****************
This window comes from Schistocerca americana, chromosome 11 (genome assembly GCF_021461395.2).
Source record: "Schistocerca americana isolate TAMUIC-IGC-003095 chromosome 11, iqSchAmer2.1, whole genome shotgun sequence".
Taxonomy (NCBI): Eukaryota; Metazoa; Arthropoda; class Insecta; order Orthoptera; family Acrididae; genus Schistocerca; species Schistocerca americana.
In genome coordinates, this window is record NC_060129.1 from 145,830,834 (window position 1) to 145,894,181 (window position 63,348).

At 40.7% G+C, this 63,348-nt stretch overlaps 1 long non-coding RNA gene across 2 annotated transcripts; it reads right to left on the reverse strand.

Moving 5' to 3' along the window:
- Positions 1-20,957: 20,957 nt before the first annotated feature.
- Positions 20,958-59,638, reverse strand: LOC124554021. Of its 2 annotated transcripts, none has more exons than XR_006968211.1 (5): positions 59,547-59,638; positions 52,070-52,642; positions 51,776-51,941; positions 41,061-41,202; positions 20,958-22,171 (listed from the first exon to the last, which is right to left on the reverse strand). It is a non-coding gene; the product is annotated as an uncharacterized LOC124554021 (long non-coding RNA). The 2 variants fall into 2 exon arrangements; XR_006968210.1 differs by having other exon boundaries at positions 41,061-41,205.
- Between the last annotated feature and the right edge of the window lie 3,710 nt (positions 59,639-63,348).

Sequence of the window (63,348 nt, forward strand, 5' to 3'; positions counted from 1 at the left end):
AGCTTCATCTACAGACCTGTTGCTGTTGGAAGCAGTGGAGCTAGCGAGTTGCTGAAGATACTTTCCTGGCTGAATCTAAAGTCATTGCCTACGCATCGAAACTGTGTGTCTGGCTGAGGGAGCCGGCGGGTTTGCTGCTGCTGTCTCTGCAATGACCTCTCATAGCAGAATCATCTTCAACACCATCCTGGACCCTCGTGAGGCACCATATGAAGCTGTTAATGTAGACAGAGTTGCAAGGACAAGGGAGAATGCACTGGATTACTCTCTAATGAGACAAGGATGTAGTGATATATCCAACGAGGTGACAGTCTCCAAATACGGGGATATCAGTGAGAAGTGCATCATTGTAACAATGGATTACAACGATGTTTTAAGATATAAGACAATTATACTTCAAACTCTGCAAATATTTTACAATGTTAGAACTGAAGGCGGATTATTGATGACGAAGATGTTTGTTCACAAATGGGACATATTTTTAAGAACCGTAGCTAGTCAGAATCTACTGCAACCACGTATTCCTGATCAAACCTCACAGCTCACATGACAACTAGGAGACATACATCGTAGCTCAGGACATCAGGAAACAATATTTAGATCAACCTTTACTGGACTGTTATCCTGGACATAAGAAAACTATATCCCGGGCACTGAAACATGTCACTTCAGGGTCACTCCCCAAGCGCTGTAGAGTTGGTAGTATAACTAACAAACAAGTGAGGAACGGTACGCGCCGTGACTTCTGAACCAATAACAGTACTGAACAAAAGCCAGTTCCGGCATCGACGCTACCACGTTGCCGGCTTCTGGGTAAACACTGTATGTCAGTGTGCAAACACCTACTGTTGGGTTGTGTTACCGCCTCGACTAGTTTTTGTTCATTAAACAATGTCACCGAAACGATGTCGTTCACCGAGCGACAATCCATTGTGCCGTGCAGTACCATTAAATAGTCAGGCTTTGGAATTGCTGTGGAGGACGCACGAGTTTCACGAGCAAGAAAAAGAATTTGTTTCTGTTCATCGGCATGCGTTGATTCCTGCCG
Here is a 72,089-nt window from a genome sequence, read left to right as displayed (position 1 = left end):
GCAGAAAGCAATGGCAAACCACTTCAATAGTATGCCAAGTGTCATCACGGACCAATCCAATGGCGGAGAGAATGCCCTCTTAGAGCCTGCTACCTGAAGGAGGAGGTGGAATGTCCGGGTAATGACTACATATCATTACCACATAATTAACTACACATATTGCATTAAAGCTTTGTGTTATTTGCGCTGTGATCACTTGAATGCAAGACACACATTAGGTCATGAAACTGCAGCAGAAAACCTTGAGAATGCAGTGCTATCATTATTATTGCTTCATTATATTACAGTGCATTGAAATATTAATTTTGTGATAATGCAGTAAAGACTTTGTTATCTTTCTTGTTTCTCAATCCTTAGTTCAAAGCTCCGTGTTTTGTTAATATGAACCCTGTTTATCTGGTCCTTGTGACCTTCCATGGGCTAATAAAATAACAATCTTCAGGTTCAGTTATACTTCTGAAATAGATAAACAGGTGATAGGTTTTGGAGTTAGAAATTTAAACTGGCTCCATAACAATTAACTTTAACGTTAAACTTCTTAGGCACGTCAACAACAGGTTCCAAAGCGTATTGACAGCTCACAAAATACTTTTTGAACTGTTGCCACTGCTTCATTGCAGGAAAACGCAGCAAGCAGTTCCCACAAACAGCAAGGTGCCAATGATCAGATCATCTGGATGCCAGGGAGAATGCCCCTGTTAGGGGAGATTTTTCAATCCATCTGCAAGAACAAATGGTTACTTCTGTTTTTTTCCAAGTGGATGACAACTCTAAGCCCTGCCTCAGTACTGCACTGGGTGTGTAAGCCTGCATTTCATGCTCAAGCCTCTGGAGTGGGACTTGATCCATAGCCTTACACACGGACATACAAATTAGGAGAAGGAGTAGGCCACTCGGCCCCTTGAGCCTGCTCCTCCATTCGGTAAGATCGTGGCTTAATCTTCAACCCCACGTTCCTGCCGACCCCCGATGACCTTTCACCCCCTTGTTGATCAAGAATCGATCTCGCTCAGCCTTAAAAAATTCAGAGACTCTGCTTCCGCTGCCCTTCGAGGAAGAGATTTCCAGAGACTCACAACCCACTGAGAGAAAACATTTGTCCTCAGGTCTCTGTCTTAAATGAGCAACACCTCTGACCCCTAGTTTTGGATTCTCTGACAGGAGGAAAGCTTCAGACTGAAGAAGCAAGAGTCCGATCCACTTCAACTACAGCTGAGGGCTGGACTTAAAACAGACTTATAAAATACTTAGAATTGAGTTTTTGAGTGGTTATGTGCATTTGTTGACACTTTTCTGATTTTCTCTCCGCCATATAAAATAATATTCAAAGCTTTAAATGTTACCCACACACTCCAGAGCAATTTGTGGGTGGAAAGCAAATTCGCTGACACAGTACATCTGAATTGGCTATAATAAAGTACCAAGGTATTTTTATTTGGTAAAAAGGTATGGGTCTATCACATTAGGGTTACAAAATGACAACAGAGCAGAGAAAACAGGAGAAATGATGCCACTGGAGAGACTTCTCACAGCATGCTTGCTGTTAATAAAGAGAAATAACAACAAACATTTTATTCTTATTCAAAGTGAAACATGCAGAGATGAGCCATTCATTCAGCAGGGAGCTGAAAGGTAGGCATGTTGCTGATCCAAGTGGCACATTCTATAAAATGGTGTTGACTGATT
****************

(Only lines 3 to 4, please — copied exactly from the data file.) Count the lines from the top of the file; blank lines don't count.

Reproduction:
Taxonomy (NCBI): Eukaryota; Metazoa; Arthropoda; class Insecta; order Orthoptera; family Acrididae; genus Schistocerca; species Schistocerca americana.
In genome coordinates, this window is record NC_060129.1 from 145,830,834 (window position 1) to 145,894,181 (window position 63,348).